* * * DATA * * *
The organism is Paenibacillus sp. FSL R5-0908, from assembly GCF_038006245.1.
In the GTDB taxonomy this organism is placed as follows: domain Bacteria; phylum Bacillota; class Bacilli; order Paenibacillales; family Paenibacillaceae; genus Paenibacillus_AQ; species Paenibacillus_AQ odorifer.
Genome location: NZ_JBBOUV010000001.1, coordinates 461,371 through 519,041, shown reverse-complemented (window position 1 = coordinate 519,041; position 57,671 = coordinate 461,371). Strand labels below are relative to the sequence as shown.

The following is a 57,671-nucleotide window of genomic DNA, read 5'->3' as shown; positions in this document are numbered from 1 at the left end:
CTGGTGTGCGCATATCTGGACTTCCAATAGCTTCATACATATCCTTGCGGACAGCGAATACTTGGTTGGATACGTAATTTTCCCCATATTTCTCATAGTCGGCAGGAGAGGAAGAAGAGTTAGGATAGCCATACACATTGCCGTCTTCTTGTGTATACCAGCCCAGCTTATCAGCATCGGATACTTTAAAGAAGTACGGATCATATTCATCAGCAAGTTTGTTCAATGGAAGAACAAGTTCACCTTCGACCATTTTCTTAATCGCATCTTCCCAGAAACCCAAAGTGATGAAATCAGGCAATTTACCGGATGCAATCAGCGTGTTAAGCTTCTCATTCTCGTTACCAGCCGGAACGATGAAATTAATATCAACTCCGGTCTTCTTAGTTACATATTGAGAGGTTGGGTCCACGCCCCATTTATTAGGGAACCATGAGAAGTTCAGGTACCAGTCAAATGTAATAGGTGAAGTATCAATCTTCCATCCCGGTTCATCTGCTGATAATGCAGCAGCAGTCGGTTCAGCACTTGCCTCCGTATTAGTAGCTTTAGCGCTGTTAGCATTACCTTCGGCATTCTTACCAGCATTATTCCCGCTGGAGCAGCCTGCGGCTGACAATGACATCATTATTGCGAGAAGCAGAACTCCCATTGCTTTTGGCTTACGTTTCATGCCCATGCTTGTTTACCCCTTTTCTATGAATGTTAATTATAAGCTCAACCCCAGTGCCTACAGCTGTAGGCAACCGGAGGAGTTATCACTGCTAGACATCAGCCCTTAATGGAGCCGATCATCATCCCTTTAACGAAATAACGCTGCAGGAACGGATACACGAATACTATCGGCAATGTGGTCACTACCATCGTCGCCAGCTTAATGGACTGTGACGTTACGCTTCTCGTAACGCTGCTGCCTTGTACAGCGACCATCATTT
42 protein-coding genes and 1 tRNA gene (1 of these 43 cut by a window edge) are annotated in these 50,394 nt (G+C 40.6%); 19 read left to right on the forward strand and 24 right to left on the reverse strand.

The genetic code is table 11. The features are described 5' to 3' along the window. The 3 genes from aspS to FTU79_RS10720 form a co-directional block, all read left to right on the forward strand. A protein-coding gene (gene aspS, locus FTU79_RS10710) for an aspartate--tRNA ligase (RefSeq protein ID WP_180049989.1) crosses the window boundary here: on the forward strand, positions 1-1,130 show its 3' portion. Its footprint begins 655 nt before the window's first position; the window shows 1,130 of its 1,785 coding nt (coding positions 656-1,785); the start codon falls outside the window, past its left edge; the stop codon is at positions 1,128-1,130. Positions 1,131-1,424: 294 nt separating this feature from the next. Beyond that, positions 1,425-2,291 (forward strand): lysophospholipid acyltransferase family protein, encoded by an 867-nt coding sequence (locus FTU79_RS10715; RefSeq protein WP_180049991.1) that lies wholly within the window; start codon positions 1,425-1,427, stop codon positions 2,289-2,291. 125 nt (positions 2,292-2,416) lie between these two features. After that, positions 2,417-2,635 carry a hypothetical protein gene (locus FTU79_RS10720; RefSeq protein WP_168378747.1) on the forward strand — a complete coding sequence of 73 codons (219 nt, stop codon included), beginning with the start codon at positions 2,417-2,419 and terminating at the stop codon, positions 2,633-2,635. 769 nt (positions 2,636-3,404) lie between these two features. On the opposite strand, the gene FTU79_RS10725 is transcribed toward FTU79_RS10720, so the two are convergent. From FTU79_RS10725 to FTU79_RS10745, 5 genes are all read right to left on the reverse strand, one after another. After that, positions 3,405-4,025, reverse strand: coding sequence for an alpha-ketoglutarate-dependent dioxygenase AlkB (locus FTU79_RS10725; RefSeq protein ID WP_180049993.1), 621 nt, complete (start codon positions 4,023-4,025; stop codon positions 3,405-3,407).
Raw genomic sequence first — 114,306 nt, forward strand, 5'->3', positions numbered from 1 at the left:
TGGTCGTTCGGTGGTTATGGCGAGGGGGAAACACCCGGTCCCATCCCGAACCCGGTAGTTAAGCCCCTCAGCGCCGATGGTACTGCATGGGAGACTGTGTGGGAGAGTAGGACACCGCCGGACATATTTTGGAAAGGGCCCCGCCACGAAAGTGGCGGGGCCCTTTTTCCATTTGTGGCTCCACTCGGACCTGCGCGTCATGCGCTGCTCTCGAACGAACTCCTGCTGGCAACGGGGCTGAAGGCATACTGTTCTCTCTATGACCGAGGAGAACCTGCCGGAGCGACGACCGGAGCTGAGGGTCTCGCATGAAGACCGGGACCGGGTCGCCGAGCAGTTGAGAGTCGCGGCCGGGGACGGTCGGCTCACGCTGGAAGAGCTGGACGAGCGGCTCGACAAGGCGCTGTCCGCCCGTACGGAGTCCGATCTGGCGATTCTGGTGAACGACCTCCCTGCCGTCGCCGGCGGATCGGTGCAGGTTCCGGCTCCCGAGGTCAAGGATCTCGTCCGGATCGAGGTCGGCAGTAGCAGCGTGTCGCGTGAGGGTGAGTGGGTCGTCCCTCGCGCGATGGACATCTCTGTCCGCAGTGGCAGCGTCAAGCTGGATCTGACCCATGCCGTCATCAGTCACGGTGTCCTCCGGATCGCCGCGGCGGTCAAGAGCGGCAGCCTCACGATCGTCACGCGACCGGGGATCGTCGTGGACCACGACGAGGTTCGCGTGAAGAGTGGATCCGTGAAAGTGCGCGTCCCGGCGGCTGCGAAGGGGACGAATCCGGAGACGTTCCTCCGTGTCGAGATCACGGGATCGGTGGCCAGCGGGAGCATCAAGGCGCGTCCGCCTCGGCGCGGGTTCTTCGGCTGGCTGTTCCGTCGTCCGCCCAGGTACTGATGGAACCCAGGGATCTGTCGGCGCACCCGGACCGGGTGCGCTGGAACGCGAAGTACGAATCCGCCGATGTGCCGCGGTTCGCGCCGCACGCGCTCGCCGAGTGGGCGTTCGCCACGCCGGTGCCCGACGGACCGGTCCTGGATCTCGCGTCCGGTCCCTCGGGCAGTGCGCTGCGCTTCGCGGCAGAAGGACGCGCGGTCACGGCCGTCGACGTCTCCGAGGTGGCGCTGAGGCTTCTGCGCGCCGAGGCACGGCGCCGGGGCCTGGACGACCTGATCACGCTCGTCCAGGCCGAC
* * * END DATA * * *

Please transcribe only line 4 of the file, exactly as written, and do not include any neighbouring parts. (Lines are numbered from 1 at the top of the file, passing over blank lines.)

The following is a 57,671-nucleotide window of genomic DNA, read 5'->3' as shown; positions in this document are numbered from 1 at the left end: